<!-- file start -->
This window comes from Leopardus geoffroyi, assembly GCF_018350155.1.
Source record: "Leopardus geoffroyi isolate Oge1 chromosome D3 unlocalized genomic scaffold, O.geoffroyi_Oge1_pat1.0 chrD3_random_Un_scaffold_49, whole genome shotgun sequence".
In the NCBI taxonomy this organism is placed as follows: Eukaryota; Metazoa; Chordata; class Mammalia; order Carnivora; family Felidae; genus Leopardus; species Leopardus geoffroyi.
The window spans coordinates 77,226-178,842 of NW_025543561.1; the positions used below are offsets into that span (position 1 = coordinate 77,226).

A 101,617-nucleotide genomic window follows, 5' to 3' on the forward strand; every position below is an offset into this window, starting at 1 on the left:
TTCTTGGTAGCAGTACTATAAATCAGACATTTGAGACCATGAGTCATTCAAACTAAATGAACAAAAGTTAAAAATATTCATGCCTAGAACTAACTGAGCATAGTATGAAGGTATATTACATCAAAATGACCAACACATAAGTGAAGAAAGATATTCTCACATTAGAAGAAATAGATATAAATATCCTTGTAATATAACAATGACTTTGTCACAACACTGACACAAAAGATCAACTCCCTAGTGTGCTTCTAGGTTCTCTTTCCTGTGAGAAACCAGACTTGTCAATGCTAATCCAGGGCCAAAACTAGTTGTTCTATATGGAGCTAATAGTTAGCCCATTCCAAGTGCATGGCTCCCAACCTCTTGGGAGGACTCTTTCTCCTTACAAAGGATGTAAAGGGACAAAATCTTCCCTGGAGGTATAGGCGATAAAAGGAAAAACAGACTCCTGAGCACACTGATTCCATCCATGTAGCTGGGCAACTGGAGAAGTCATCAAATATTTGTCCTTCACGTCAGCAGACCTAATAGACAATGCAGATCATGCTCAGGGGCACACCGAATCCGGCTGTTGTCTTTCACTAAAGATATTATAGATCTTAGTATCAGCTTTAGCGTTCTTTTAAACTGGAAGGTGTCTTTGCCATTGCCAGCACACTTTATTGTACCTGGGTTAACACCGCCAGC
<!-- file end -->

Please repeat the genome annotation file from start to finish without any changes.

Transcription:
This window comes from Leopardus geoffroyi, assembly GCF_018350155.1.
Source record: "Leopardus geoffroyi isolate Oge1 chromosome D3 unlocalized genomic scaffold, O.geoffroyi_Oge1_pat1.0 chrD3_random_Un_scaffold_49, whole genome shotgun sequence".
In the NCBI taxonomy this organism is placed as follows: Eukaryota; Metazoa; Chordata; class Mammalia; order Carnivora; family Felidae; genus Leopardus; species Leopardus geoffroyi.
The window spans coordinates 77,226-178,842 of NW_025543561.1; the positions used below are offsets into that span (position 1 = coordinate 77,226).

A 101,617-nucleotide genomic window follows, 5' to 3' on the forward strand; every position below is an offset into this window, starting at 1 on the left:
TTCTTGGTAGCAGTACTATAAATCAGACATTTGAGACCATGAGTCATTCAAACTAAATGAACAAAAGTTAAAAATATTCATGCCTAGAACTAACTGAGCATAGTATGAAGGTATATTACATCAAAATGACCAACACATAAGTGAAGAAAGATATTCTCACATTAGAAGAAATAGATATAAATATCCTTGTAATATAACAATGACTTTGTCACAACACTGACACAAAAGATCAACTCCCTAGTGTGCTTCTAGGTTCTCTTTCCTGTGAGAAACCAGACTTGTCAATGCTAATCCAGGGCCAAAACTAGTTGTTCTATATGGAGCTAATAGTTAGCCCATTCCAAGTGCATGGCTCCCAACCTCTTGGGAGGACTCTTTCTCCTTACAAAGGATGTAAAGGGACAAAATCTTCCCTGGAGGTATAGGCGATAAAAGGAAAAACAGACTCCTGAGCACACTGATTCCATCCATGTAGCTGGGCAACTGGAGAAGTCATCAAATATTTGTCCTTCACGTCAGCAGACCTAATAGACAATGCAGATCATGCTCAGGGGCACACCGAATCCGGCTGTTGTCTTTCACTAAAGATATTATAGATCTTAGTATCAGCTTTAGCGTTCTTTTAAACTGGAAGGTGTCTTTGCCATTGCCAGCACACTTTATTGTACCTGGGTTAACACCGCCAGC